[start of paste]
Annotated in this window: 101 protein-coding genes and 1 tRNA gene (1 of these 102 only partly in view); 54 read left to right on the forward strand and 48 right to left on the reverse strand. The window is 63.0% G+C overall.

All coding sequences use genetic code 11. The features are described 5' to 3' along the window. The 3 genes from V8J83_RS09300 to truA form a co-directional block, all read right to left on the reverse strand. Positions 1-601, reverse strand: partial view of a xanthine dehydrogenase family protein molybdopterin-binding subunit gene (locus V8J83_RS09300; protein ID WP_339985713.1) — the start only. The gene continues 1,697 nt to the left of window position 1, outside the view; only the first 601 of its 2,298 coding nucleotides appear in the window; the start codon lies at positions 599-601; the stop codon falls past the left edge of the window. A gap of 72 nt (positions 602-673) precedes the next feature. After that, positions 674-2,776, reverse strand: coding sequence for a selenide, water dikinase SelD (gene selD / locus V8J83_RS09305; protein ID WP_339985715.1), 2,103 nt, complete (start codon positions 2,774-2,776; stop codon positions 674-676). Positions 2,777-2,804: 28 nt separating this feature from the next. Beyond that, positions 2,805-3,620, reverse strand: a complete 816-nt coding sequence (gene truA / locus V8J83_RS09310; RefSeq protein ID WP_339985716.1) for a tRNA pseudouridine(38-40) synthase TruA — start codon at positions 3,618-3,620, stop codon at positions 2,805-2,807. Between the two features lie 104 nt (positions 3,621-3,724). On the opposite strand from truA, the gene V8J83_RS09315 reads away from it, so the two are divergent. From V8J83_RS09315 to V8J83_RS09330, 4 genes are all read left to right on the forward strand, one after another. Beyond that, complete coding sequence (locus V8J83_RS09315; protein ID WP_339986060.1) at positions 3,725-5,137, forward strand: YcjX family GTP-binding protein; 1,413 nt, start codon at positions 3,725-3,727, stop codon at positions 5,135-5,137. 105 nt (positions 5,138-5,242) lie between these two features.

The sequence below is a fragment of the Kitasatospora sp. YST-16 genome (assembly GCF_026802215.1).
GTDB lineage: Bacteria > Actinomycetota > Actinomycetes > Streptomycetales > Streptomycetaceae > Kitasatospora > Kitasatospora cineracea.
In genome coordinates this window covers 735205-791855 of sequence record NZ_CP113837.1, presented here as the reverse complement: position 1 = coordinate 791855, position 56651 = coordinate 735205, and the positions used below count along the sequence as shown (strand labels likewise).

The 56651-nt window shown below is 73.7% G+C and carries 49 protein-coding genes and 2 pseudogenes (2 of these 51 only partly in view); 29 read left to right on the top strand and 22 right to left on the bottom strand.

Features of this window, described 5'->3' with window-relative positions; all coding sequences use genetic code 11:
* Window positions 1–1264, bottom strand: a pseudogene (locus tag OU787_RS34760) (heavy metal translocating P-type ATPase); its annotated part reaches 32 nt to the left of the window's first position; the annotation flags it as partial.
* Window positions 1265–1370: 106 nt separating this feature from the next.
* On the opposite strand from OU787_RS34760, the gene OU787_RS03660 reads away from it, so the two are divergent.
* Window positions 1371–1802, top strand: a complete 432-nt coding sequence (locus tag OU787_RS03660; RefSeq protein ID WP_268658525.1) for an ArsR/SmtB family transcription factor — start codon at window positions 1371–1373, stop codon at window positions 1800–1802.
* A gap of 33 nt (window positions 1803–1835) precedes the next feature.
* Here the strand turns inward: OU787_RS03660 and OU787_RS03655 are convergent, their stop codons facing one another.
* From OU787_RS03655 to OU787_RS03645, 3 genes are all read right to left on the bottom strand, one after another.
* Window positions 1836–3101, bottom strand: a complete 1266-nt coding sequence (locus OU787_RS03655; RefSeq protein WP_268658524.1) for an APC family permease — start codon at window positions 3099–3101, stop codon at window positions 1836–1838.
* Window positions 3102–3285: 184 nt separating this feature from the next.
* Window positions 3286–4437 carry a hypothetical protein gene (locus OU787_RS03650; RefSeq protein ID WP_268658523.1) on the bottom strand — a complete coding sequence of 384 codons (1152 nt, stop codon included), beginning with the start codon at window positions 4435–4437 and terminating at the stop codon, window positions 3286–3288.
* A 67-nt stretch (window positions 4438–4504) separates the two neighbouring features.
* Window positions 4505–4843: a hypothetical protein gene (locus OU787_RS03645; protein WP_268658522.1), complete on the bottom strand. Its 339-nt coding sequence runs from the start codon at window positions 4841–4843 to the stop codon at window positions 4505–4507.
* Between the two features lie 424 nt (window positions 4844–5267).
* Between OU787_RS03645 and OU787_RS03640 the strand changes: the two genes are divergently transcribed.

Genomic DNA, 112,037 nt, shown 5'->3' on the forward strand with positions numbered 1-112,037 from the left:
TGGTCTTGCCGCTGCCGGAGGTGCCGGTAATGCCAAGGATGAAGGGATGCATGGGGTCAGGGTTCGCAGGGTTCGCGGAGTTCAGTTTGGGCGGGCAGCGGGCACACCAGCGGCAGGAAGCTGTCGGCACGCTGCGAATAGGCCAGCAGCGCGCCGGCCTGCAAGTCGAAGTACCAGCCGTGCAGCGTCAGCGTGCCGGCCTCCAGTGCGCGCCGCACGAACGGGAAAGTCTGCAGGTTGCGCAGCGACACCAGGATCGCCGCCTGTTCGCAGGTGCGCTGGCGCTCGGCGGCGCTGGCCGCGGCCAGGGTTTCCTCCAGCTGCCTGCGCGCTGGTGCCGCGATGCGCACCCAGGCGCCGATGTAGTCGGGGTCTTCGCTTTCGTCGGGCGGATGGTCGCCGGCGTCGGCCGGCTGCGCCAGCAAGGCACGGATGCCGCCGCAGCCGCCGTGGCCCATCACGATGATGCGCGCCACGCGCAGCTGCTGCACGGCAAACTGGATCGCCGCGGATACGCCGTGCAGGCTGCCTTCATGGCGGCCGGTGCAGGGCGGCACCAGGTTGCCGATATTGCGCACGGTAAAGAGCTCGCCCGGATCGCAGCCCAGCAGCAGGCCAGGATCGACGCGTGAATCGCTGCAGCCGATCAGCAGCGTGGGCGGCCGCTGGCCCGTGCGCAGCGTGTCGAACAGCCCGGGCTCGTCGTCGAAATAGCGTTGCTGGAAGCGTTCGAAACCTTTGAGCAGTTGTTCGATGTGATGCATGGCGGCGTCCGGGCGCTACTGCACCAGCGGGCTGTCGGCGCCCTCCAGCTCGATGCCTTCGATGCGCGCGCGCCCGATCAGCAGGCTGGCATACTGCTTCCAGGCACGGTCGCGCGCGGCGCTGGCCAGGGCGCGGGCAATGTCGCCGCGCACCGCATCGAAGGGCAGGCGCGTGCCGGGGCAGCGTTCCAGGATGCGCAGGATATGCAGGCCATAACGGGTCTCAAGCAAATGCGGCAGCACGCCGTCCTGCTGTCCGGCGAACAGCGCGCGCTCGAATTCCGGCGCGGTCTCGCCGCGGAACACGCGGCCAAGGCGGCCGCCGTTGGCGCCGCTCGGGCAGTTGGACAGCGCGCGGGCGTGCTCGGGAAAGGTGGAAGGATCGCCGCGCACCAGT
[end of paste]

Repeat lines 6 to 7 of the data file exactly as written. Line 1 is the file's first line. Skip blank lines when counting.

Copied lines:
The 56651-nt window shown below is 73.7% G+C and carries 49 protein-coding genes and 2 pseudogenes (2 of these 51 only partly in view); 29 read left to right on the top strand and 22 right to left on the bottom strand.

Features of this window, described 5'->3' with window-relative positions; all coding sequences use genetic code 11: